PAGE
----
Utility values, especially health state utility values, are important inputs for assessing the cost effectiveness (cost utility) of new health technologies. In a cost-effectiveness model, the time patients spent in each defined health state (i.e. life years) needs to be weighted by the utility values for that health state to estimate the quality-adjusted life years (QALYs); these are used to calculate incremental cost-effectiveness ratios (i.e. incremental costs versus incremental QALYs) in order to determine the cost effectiveness of the new health technology. For GEP-NETs, the most common health states defined in cost-effectiveness models are stable disease (or progression free) and progressive disease; therefore, it is important that the cost-effectiveness model applies the most relevant utility values to these health states. It will also be helpful to understand how tumours of different sites (e.g. midgut versus pancreas) and time to death (e.g. the last month before death versus more than a month before death) would impact on utilities for GEP-NET patients.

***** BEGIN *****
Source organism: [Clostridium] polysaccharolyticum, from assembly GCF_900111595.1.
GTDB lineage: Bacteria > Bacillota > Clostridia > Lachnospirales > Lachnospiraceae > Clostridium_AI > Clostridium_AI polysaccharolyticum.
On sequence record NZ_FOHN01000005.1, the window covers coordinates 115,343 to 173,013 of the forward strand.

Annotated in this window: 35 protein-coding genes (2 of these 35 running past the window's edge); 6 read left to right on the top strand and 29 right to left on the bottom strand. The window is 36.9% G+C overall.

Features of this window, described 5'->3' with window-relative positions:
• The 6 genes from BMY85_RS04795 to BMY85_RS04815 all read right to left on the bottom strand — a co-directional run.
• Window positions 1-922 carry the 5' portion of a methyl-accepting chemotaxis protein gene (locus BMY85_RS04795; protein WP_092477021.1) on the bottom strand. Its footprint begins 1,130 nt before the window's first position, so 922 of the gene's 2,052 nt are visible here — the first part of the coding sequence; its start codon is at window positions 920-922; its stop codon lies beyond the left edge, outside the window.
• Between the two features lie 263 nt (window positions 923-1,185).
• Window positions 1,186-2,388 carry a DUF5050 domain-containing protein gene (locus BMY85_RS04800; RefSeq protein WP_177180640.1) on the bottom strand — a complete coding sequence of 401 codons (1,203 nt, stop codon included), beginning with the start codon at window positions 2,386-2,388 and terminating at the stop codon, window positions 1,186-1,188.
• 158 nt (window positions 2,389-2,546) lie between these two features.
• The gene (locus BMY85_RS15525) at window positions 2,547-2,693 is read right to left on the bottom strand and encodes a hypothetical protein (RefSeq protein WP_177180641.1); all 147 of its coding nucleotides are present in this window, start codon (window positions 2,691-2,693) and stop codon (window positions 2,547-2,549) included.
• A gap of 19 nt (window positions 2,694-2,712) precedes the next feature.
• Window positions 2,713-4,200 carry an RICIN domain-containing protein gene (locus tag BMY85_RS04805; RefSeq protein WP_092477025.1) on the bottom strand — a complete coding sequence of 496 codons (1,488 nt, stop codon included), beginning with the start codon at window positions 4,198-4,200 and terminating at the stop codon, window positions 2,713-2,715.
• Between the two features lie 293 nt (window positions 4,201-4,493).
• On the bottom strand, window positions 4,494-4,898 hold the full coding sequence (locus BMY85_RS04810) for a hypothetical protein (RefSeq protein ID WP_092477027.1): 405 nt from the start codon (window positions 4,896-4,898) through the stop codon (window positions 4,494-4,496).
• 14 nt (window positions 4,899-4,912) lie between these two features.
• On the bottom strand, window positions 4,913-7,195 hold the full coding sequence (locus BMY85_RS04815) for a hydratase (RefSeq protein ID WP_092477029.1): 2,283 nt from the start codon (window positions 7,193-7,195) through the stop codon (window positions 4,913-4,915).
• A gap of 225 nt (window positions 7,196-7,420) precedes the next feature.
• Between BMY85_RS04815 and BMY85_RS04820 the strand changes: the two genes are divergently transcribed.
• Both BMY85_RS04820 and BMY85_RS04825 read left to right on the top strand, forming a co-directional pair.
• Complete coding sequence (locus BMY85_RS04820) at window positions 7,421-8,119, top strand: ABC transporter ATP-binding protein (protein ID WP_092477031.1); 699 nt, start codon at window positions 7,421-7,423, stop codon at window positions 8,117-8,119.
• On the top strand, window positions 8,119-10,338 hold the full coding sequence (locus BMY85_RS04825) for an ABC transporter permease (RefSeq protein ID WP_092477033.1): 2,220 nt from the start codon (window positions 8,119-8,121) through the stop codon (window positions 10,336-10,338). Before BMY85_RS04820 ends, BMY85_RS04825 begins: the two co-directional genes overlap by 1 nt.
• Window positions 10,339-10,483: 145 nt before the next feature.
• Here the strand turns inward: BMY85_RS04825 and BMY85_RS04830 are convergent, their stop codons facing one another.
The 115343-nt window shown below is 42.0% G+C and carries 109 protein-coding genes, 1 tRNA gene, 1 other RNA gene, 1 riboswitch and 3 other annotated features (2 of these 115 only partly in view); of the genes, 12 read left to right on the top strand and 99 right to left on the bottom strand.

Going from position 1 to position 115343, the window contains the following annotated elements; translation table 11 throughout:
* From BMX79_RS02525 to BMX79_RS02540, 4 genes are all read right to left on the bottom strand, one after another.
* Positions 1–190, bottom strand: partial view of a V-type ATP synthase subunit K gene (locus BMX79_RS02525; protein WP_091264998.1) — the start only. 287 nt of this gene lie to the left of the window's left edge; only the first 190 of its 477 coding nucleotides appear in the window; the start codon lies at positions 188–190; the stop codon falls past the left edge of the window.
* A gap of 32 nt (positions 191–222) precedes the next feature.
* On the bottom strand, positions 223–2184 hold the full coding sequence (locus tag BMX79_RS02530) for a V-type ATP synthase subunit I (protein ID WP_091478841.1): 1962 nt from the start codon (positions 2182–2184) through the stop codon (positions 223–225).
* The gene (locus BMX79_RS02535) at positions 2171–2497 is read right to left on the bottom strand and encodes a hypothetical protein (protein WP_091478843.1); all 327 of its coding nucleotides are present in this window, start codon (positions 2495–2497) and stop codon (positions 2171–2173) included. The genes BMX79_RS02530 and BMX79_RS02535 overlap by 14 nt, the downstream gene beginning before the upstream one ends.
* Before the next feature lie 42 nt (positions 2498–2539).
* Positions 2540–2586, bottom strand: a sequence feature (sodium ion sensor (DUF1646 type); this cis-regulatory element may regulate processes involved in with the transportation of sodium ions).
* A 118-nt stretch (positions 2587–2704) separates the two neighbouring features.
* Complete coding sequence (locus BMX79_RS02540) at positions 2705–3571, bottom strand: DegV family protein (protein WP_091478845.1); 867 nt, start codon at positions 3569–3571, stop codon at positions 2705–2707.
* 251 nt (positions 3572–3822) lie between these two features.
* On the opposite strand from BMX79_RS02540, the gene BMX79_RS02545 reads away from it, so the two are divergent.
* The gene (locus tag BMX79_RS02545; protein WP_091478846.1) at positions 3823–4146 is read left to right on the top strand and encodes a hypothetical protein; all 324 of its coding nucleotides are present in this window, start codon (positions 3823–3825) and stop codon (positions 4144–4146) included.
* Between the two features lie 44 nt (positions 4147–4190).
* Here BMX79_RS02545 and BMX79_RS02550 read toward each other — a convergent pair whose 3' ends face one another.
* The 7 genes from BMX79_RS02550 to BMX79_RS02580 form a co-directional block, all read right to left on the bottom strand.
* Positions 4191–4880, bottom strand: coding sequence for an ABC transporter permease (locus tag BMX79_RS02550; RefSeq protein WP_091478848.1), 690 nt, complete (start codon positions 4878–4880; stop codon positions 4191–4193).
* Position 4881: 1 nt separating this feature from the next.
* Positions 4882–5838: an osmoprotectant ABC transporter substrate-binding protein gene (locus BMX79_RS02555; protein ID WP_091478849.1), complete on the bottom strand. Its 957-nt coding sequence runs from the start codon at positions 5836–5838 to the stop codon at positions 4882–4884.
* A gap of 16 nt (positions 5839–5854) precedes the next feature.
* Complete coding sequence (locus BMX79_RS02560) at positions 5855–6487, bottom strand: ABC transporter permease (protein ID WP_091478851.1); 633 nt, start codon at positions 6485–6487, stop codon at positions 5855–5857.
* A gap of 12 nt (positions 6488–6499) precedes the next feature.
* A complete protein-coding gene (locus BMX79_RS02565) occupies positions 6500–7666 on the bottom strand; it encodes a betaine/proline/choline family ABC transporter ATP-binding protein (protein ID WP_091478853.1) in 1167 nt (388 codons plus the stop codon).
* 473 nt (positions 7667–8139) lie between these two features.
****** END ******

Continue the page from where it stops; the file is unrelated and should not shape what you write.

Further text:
As far as we are aware, there is only one published study performed by Swinburn et al. that reports utility values for GEP-NET patients [6]. In this study, utilities were elicited for health state vignettes describing the HRQL burden associated with receiving therapy for advanced NETs; the vignettes were developed by reviewing literature and conducting in-depth interviews with clinical experts and patients with advanced NETs. A survey of 100 members of the UK general public was performed to value health states using the time trade-off methodology to determine utility values; this showed that stable disease and progressive disease had a utility value of 0.77 and 0.61, respectively, and progressive disease was associated with a significant decline in HRQL. The key limitation of the study is the use of vignettes, which have been criticised for being difficult to establish validity with due to limited comparability to other patient-reported HRQL measures (such as EORTC QLQ-C30 or EQ-5D), which has been criticised for being difficult to establish validity with [7]. In a recent guidance published by the Scottish Medicines Consortium (SMC) for assessing sunitinib for advanced pancreatic NETs with disease progression (SMC 698/11 [8]), utility values of 0.73 and 0.596 were reported for pre-progression and post-progression, respectively, based on converting EORTC QLQ-C30 data to utilities. However, no further details were available on the method used in the SMC guidance. Therefore, patient-reported HRQL data collected in the CLARINET study provide a unique opportunity to investigate health state utility values for GEP-NET patients, something that has not yet been published.